Archive | October 10, 2006

MS Patch Tuesday: 10 patches, 3 critical, all important

SANS Internet Storm Center, InfoCON: green does a far more thorough job than I can of summarizing Microsoft patch tuesday – October 2006 STATUS, (Tue, Oct 10th). “Overview of the October 2006 Microsoft patches and their status.”

A really quick summary: exploits in, in an IE “safe” ActiveX control, PowerPoint, Excel, Word, MSXML, Office, Publisher, the Server service, IPv6 and the Object Packager (wow! Haven't used that since OLE 1.0!). MS06-056-065. Get Patching! Try Try FireFox. Think Differently. Good luck.

Baystar exec says MSFT behind high-burn-rate funding of SCO

OSNews is pointing to the story that Microsoft's SCO Involvement Revealed. “A declaration by SCO's backer, BayStar has revealed that the software Giant Microsoft had more links to the anti-Linux bad-boy. The declaration made by from BayStar general partner Larry Goldfarb has turned up as part of IBM's evidence to the court. Goldfarb says that Baystar had been chucking USD 50 million at SCO despite concerns that it had a high cash burn rate. He also claims that former Microsoft senior VP for corporate development and strategy Richard Emerson discussed “a variety of investment structures wherein Microsoft would 'backstop', or guarantee in some way, BayStar's investment”.

I don't think it's really a surprise that MSFT and SUN are behind the funding of SCO to take a poke at IBM and slow the adoption of Linux through FUD. If you'd like to learn more about this incredibly complex case, GrokLaw is the place to visit. But be warned: it's easy to be dragged into all the fascinating nooks and crannies of the case.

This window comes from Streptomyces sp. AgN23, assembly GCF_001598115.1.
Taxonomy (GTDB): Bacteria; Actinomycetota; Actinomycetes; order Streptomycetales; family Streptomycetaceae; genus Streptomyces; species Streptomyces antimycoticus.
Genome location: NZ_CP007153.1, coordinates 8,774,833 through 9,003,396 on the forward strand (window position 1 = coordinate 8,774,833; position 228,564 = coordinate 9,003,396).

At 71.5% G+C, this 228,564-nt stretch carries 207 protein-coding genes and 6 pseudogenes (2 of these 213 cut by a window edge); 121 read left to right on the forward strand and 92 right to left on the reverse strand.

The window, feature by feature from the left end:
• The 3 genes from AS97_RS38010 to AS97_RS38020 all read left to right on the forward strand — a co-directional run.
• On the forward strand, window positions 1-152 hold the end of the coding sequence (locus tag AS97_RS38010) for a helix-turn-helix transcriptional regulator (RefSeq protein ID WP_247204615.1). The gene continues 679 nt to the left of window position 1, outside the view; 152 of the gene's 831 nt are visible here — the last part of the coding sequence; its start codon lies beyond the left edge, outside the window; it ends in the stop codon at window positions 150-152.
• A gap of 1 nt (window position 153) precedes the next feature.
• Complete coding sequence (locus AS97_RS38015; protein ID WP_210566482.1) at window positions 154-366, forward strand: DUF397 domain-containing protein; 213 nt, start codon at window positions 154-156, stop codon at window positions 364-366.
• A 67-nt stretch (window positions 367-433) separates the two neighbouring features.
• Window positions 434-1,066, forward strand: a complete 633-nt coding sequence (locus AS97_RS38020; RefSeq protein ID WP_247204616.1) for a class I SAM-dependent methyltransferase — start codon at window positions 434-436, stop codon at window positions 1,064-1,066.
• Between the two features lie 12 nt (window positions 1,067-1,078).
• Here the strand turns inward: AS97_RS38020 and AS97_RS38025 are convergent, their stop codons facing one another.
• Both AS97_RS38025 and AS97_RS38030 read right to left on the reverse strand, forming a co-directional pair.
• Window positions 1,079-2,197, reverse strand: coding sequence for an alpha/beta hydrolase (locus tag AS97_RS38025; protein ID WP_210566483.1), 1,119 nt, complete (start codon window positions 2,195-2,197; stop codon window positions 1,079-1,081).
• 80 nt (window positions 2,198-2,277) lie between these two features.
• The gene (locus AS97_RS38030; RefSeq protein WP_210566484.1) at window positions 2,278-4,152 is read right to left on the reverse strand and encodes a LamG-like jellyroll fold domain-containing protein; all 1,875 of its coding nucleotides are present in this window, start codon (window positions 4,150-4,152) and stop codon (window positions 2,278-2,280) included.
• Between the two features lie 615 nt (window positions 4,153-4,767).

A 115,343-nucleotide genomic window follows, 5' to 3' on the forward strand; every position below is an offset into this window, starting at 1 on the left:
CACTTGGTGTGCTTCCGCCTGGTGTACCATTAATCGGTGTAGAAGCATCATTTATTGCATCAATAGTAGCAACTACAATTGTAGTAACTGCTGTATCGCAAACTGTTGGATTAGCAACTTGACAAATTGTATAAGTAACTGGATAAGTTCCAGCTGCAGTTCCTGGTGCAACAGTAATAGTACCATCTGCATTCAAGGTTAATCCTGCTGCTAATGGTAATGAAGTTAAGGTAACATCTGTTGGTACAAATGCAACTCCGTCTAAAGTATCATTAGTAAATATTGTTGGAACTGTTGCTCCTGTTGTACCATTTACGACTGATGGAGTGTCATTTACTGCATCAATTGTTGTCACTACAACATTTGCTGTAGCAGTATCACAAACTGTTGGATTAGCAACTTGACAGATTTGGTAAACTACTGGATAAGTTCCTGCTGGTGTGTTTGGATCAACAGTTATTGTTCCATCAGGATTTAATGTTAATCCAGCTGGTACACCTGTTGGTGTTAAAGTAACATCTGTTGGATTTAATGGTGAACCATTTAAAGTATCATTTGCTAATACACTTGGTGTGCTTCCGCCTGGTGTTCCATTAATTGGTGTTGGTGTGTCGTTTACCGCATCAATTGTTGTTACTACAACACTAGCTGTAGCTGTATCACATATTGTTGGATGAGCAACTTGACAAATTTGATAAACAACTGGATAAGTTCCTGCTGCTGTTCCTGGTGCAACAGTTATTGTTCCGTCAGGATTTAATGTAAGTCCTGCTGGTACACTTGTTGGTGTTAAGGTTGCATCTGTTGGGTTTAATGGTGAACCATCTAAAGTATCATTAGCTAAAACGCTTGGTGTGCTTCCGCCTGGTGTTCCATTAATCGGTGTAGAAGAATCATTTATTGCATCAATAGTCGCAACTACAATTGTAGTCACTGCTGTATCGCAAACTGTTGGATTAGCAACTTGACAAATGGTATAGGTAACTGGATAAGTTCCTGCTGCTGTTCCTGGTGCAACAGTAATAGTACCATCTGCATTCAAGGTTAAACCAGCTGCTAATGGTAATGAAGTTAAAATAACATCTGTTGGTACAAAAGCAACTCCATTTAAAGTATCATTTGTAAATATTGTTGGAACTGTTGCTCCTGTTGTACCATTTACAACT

The real question for me is whether MSFT and SUN succeeded in their ventures. SUN has done a turn-around and is re-inventing themselves as the green company with better price/power/performance for the internet. MSFT has… almost shipped Vista. Linux, meanwhile, has moved, up, out and around, scaling to greater multi-CPU architectures, developing a better virtualization story, making huge progress in hardware compatibility, and fielding several worthy desktop competitors. LAMP is not a risky choice for IT; it's a question of which commercially-supported distributions and stacks to choose and ensuring the eager technicians in house get the training they need. If the SCO case cooled enthusiasm and take-up any, it gave FOSS advocates time to get their act together and pay a little closer attention to governance and provenance and licensing terms, cleaning up their houses and getting their story straight. Meanwhile, Microsoft… almost shipped Vista.

If SCO/Baystar/Microsoft/SUN thought that IBM would roll over and settle out of court, they badly miscalculated.

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This work by Ted Roche is licensed under a Creative Commons Attribution-NonCommercial-ShareAlike 3.0 United States.